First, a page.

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Perl::Critic::Policy::Compatibility::ConstantLeadingUnderscore(3pm) User Contributed Perl Documentation Perl::Critic::Policy::Compatibility::ConstantLeadingUnderscore(3pm)


Perl::Critic::Policy::Compatibility::ConstantLeadingUnderscore - new enough "constant" module for leading underscores


This policy is part of the "Perl::Critic::Pulp" add-on. It asks that if you have a constant with a leading underscore,

    use constant _FOO ...  # leading underscore on name

then you explicitly declare "use 5.6" or "use constant 1.02", or higher, since "" before that did not allow leading underscores.

    use constant _FOO => 123;        # bad
    use 5.006;
    use constant _FOO => 123;        # ok
    use constant 1.02;
    use constant _FOO => 123;        # ok
    use constant 1.02 _FOO => 123;   # ok

The idea is to avoid trouble in code which might run on Perl 5.005, or might in principle still run there. On that basis this policy is under the "compatibility" theme (see "POLICY THEMES" in Perl::Critic).

Asking for the new enough module "use constant 1.02" is suggested, since it's the module feature which is required and the code might then still run on Perl 5.005 or earlier if the user has a suitable "" from CPAN.


A version declaration must be before the first leading underscore, so it's checked before the underscore is attempted (and would give an error).

    use constant _FOO => 123;        # bad
    use 5.006;

A "require" for the Perl version is not enough since "use constant" is at "BEGIN" time, before plain code.

    require 5.006;                   # doesn't run early enough
    use constant _FOO => 123;        # bad

But a "require" within a "BEGIN" block is ok (a past style, still found occasionally).

    BEGIN { require 5.006 }
    use constant _FOO => 123;        # ok
    BEGIN {
      require 5.006;
      and_other_setups ...;
    use constant _FOO => 123;        # ok

Currently "ConstantLeadingUnderscore" pays no attention to any conditionals within the "BEGIN", it assumes any "require" there always runs. It might be tricked by obscure tests but hopefully anything like that is rare or does the right thing anyway.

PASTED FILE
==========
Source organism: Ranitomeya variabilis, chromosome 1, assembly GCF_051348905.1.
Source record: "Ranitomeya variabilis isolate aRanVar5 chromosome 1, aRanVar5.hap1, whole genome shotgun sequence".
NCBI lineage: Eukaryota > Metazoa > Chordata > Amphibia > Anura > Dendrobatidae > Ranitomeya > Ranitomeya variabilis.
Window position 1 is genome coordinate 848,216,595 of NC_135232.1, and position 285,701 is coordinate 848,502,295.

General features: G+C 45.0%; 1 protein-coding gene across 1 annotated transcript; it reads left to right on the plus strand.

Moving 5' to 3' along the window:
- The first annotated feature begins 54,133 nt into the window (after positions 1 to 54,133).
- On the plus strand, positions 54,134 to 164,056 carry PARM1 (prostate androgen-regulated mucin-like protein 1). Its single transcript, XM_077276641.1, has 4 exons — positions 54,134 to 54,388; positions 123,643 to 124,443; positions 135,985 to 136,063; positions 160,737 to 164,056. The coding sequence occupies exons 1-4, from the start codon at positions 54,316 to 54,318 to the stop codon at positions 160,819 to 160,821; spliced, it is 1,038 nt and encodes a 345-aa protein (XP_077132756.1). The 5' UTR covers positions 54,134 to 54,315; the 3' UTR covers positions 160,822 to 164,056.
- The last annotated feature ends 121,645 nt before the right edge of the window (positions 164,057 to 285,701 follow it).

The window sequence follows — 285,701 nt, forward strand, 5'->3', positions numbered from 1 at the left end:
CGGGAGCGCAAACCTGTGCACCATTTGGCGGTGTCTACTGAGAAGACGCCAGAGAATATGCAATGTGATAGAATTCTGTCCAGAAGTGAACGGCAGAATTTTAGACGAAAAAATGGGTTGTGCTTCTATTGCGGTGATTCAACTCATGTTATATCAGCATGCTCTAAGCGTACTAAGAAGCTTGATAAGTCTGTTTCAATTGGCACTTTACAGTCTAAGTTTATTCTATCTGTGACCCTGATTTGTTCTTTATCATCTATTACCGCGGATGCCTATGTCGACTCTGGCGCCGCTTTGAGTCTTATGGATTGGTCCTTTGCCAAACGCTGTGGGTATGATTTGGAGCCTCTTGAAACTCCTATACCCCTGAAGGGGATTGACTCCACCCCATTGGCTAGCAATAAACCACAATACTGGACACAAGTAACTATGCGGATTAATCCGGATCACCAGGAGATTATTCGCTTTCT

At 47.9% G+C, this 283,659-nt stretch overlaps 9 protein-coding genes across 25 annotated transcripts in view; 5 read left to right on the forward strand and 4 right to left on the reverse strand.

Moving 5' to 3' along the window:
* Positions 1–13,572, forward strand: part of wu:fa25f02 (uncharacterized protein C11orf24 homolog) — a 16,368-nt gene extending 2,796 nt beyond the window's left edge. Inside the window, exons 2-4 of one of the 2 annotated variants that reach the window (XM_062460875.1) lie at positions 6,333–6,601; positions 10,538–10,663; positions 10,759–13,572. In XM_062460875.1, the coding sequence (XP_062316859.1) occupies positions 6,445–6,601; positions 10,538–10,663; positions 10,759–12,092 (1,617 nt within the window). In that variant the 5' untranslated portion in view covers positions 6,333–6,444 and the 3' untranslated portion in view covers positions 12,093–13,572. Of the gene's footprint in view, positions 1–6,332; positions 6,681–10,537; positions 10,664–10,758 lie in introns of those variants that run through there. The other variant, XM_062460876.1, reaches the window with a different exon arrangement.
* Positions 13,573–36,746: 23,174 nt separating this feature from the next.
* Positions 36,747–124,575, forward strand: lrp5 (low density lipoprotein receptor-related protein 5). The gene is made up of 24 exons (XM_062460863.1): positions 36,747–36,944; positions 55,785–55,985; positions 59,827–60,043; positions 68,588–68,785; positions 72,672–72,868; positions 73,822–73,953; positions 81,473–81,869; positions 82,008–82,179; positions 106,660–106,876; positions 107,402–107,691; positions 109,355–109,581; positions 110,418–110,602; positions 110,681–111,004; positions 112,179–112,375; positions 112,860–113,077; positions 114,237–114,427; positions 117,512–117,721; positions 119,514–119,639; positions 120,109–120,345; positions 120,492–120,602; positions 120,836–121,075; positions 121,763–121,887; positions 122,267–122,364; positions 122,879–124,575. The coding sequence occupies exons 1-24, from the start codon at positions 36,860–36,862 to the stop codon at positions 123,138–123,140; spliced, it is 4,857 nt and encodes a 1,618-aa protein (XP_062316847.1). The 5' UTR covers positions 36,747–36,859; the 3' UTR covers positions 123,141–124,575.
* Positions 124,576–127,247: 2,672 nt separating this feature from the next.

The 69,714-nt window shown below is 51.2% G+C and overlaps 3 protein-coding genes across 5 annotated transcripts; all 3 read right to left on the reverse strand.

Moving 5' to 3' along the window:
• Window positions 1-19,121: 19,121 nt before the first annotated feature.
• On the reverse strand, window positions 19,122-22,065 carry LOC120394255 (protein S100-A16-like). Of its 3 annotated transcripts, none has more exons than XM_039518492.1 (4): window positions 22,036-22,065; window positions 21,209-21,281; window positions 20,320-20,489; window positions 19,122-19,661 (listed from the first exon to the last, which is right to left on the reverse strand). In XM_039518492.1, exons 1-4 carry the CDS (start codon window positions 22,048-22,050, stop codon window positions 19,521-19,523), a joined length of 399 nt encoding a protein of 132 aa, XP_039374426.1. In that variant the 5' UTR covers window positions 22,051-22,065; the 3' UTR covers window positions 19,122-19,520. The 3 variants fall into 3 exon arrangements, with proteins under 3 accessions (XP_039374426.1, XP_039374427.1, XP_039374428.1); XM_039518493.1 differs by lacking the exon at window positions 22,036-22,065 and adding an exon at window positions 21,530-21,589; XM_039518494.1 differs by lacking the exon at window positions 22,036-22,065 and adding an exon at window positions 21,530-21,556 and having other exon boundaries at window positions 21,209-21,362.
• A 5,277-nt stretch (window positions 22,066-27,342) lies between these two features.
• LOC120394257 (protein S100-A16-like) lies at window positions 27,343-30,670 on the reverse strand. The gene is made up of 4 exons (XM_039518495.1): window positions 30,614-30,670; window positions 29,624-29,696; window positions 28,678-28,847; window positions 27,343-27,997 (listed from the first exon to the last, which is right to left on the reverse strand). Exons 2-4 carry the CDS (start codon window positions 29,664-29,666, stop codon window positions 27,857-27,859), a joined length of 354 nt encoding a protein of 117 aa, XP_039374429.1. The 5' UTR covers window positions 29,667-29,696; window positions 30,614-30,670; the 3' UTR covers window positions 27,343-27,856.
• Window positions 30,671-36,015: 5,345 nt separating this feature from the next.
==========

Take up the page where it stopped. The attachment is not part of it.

A quoted version number like

    use constant '1.02';    # no good

is no good, only a bare number is recognised by the "use" statement as a version check. A string like that in fact goes through to "constant" as a name to define, and which it will reject.

Leading underscores in a multi-constant hash are not flagged, since new enough "" to have multi-constants is new enough to have underscores. See Compatibility::ConstantPragmaHash for multi-constants version check.

    use constant { _FOO => 1 };      # not checked

Leading double-underscore is disallowed by all versions of "". That's not reported by this policy since the code won't run at all.

    use constant __FOO => 123;  # not allowed by any


Explicitly adding required version numbers in the code can be irritating, especially if other things you're doing only run on 5.6 up anyway. But declaring what code needs is accurate, it allows maybe for backports of modules, and explicit versions can be grepped out to create or check Makefile.PL or Build.PL prereqs.

As always, if you don't care about this or if you only ever use Perl 5.6 anyway then you can disable "ConstantLeadingUnderscore" from your .perlcriticrc in the usual way (see "CONFIGURATION" in Perl::Critic),



It's easy to write your own constant subr and it can have any name at all (anything acceptable to Perl), bypassing the sanity checks or restrictions in "". Only the "()" prototype is a bit obscure.

    sub _FOO () { return 123 }

The key benefit of subs like this, whether from "" or explicitly, is that the value is inlined and can be constant-folded in an arithmetic expression etc (see "Constant Functions" in perlsub).

    print 2*_FOO;   # folded to 246 at compile-time

The purpose of a leading underscore is normally a hint that the sub is meant to be private to the module and/or its friends. If you don't need the constant folding then a "my" scalar is even more private, being invisible to anything outside relevant scope,

    my $FOO = 123;         # more private
    # ...
    do_something ($FOO);   # nothing to constant-fold anyway

The scalar returned from "" subs is flagged read-only, which might prevent accidental mis-use when passed around. The "Readonly" module gives the same effect on variables. If you have "Readonly::XS" then it's just a flag too (no performance penalty on using the value).

    use Readonly;
    Readonly::Scalar my $FOO => 123;


Perl::Critic::Pulp, Perl::Critic, Perl::Critic::Policy::Compatibility::ConstantPragmaHash, Perl::Critic::Policy::ValuesAndExpressions::ProhibitConstantPragma, Perl::Critic::Policy::Modules::RequirePerlVersion

constant, "Constant Functions" in perlsub




Copyright 2008, 2009, 2010, 2011, 2012, 2013, 2014, 2015, 2016, 2017, 2019, 2021 Kevin Ryde

Perl-Critic-Pulp is free software; you can redistribute it and/or modify it under the terms of the GNU General Public License as published by the Free Software Foundation; either version 3, or (at your option) any later version.

Perl-Critic-Pulp is distributed in the hope that it will be useful, but WITHOUT ANY WARRANTY; without even the implied warranty of MERCHANTABILITY or FITNESS FOR A PARTICULAR PURPOSE. See the GNU General Public License for more details.

You should have received a copy of the GNU General Public License along with Perl-Critic-Pulp. If not, see <>.

2021-02-28 perl v5.32.1